I hadn’t been to The Jazz Café before, so I was glad for an excuse to have a wander down pink lane after work on December 15th for Martha Hill’s ‘Blue Moon’ single launch.
I first found out about Martha Hill after seeing her busk over the summer of 2015 around the monument, where we would turn down the jukebox at work to listen to her. You’ll have heard her already if you don’t recognise the name (which I would be surprised at, given her current momentum). She holds a ridiculously strong, beautiful, resonating voice, which you’ve probably noticed from Northumberland Street; the type of busking that makes everyone queuing for a Gregg's pasty, stare, mouths open. That lass is right good. And of course, because it’s Newcastle and everyone knows everyone, I once ended up back at Martha’s house with some other stragglers after her performance with Holy Moly and the Crackers at the Cluny, in which she gave the room an a cappella performance and made me a mug of tea. So from the get go, I knew she was pretty sound egg.
I arrived early, and after selecting a bottle of pale ale I snuck upstairs to find Martha, and was taken aback to find an empty, gorgeous, intimate venue which smelt of tangerines. It can really only be described as a fairy cave, with tiny lights delicately strung up against the walls, and spindly wooden chairs and tables dotted across the room. I basked in the cosy glow as I huddled in the corner, hungover, post retail fatigue with my pencil that has the times tables up to ten printed on the side which I’m unnecessarily proud of, ready to take notes. I spoke to the barman to find out any gossip, but unfortunately he was very lovely and didn’t have any, and instead just told me about how he’d been having dreams about being at work and pulling pints. Anyway. I digress.
Slowly everyone arrived until the room was full, half recognising each other as people dribbled in until the room was brimming. Maybe it was because I was hungover, or because I already knew Martha, but it really was a gorgeous atmosphere. It felt like a family, it was wholesome, exciting.
First up supporting Martha Hill was Haythem. I’d heard his name flickering around as he also does some work for Alphabetti Theatre (isn’t Newcastle just a glorious crucible of creativity and good eggs?) and was taken aback by this unassuming lad creating the most incredible sounds, offset by his dry humour and sarcastic commentary. You want to just bask in the glitter of this music, enveloped in how fucking good he is. I think it would be dangerous to compare him to anything, as nothing would really do his work justice.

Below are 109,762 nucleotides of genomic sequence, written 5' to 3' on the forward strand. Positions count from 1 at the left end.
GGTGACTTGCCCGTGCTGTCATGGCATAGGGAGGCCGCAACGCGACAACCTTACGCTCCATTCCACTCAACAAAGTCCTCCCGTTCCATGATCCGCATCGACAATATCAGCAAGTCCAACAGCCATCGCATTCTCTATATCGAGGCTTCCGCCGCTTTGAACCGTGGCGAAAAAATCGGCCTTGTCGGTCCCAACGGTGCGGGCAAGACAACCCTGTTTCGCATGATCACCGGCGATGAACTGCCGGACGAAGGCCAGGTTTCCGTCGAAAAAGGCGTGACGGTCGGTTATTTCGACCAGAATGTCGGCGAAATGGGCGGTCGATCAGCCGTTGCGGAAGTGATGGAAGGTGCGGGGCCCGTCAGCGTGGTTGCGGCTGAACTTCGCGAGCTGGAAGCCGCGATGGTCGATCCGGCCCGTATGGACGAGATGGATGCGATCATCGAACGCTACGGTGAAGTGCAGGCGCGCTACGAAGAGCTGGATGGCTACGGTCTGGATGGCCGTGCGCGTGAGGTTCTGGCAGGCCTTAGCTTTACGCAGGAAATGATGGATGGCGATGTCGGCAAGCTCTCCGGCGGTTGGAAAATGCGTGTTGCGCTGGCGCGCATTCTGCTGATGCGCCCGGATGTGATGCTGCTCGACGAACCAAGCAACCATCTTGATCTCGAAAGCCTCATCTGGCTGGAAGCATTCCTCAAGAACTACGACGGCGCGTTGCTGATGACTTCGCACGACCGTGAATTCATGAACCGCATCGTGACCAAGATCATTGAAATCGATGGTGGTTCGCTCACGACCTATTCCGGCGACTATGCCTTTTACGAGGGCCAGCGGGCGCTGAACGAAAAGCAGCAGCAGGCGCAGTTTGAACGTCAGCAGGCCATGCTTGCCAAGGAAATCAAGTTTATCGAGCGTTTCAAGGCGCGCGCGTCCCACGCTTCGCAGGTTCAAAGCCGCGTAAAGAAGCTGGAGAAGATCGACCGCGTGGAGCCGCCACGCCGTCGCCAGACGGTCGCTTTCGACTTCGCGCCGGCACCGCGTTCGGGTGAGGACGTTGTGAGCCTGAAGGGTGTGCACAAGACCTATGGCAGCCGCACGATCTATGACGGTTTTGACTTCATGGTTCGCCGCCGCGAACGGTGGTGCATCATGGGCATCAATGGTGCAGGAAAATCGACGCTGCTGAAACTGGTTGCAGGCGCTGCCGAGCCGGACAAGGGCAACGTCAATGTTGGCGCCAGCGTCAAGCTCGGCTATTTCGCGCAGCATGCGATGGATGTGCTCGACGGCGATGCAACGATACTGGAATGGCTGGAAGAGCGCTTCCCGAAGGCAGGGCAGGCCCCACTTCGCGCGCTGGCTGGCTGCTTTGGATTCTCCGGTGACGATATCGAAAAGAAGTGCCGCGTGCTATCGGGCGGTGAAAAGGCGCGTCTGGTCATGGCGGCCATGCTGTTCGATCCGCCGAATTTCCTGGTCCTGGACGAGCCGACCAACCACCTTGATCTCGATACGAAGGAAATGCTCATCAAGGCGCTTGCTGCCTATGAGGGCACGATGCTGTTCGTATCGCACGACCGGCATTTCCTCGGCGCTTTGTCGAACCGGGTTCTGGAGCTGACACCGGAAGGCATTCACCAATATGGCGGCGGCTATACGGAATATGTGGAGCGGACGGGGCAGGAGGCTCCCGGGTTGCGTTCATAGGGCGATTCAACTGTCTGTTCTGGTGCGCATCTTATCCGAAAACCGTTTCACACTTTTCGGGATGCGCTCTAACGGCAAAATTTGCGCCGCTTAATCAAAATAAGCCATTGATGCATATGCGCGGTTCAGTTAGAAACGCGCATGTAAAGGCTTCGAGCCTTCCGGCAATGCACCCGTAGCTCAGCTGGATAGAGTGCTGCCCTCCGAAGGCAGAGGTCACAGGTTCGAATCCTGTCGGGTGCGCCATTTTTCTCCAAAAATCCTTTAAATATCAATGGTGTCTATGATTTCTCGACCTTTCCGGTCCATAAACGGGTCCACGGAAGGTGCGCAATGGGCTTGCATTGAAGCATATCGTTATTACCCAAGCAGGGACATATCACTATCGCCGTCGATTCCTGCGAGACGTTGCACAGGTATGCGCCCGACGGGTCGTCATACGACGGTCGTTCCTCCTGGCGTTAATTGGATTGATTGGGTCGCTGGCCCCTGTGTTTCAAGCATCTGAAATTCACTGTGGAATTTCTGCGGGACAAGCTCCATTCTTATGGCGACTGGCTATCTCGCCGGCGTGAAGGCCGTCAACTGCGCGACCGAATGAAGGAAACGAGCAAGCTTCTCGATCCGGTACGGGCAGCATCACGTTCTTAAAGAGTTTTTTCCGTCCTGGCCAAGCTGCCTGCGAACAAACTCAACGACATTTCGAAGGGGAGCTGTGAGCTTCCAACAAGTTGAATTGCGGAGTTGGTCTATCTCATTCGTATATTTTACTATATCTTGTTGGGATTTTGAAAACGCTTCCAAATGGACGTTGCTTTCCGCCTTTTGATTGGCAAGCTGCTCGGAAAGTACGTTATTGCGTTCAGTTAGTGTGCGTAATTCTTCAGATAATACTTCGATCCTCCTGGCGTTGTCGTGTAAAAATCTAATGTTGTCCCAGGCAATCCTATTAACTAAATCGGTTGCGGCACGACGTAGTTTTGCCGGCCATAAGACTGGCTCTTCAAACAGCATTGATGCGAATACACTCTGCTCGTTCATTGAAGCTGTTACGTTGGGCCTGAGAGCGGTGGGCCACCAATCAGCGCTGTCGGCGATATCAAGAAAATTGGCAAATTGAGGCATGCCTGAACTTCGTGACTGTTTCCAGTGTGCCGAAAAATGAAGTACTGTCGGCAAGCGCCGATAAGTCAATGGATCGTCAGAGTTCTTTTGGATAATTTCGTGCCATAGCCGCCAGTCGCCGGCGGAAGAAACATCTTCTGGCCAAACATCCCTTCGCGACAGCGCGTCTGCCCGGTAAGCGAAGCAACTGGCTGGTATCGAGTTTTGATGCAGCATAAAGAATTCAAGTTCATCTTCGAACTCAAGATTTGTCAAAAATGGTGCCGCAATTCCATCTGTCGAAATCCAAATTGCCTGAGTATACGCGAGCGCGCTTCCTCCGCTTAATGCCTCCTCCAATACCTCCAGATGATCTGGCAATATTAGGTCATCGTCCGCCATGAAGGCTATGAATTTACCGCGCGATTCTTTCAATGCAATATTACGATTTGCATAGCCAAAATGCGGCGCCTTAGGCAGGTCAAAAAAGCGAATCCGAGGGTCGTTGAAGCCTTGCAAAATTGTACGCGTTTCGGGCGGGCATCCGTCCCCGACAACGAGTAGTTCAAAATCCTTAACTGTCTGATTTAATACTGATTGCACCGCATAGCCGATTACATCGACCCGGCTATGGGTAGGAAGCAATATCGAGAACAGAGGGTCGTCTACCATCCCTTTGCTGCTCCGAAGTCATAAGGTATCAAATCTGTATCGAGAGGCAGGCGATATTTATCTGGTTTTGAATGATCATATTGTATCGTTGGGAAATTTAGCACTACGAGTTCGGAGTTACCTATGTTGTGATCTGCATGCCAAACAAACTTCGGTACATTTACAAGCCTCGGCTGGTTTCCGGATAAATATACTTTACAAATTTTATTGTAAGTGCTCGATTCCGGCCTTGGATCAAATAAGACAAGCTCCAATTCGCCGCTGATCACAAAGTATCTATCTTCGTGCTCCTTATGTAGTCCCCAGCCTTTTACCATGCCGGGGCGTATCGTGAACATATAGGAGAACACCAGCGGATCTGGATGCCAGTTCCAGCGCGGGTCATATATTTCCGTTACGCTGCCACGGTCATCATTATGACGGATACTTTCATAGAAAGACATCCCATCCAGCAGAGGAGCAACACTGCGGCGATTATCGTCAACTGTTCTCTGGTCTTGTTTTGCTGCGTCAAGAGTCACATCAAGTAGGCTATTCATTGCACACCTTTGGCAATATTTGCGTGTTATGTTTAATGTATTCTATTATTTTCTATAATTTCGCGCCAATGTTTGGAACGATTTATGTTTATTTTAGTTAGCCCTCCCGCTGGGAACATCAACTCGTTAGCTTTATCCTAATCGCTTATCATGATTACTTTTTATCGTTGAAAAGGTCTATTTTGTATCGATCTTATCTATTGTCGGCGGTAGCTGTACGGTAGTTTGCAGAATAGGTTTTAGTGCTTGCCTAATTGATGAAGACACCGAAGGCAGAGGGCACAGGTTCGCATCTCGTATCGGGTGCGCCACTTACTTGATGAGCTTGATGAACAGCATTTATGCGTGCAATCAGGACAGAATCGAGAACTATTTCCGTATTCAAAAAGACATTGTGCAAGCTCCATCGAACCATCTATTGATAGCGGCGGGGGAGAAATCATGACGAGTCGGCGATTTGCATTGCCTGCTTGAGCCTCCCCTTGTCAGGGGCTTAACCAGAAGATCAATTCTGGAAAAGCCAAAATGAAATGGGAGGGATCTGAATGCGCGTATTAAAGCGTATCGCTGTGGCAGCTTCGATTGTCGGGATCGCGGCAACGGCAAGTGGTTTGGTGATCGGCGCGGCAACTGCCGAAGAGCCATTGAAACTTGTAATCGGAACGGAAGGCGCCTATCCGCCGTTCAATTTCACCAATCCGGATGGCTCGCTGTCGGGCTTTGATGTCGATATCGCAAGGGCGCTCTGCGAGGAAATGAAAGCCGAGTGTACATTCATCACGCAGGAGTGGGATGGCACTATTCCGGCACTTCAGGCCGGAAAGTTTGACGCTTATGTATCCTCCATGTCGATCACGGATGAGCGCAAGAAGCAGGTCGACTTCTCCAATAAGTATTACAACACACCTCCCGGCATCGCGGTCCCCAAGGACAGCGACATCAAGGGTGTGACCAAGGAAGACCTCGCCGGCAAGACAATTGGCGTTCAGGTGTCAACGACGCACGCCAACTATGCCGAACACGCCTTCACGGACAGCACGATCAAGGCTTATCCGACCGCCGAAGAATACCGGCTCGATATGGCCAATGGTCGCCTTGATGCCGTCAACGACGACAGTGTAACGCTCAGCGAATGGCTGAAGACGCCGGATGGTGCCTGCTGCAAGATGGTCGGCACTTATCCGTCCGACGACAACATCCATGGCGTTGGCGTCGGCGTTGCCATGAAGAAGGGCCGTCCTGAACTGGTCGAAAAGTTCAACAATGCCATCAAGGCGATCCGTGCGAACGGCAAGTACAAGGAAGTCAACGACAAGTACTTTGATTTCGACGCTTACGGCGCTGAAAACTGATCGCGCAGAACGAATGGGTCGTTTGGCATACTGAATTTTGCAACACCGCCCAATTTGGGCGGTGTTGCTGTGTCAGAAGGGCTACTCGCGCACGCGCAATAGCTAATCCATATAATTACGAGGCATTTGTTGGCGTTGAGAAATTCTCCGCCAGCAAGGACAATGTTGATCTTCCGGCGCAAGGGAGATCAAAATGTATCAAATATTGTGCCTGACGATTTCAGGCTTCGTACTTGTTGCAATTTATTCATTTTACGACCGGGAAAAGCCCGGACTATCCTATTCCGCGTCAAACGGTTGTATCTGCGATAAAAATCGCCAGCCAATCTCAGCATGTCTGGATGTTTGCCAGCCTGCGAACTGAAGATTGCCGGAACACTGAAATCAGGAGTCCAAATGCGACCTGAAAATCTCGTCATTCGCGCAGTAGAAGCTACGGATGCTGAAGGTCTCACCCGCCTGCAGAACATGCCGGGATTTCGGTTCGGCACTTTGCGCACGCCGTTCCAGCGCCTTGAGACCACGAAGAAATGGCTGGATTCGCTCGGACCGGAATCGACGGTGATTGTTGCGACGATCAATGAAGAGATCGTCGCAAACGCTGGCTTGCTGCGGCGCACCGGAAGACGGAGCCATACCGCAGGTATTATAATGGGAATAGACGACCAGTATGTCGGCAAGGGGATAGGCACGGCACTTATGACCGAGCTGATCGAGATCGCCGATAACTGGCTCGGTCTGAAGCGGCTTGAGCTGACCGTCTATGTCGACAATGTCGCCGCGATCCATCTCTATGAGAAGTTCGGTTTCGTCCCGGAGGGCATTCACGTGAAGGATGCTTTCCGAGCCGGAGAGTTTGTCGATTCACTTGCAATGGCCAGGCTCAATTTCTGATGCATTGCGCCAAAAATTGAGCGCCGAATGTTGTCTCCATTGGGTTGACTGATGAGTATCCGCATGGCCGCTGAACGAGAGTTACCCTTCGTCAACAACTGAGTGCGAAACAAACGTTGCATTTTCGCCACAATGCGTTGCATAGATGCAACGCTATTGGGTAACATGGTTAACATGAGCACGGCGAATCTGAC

Unassuming, effortless and quick to smile, her raw voice is welcoming, electric; full of warmth and control.
Then came Martha. Unassuming, effortless and quick to smile, her raw voice is welcoming, electric; full of warmth and control. It was a beautiful set up; as a singer-songwriter her originals were well paced, and ultimately, very human, distinct and recognisable. It comes from the heart.
I want to make a blue moon washing away the blues joke but it doesn’t sit right. It was so fucking gorgeous. We were captivated and let the sounds wash over us, transfixed. The lad that came with me sent me a message the next day to say thanks for the invite, it was “great, inspiring and humbling”. Martha Hill is undoubtedly one to watch.
If you’ve been inspired to go and see the enigmatic Martha Hill yourself, and kicking yourself for missing out on the single launch, head to The Cumberland Arms on the 18th February.
Jacob Zoob Photography.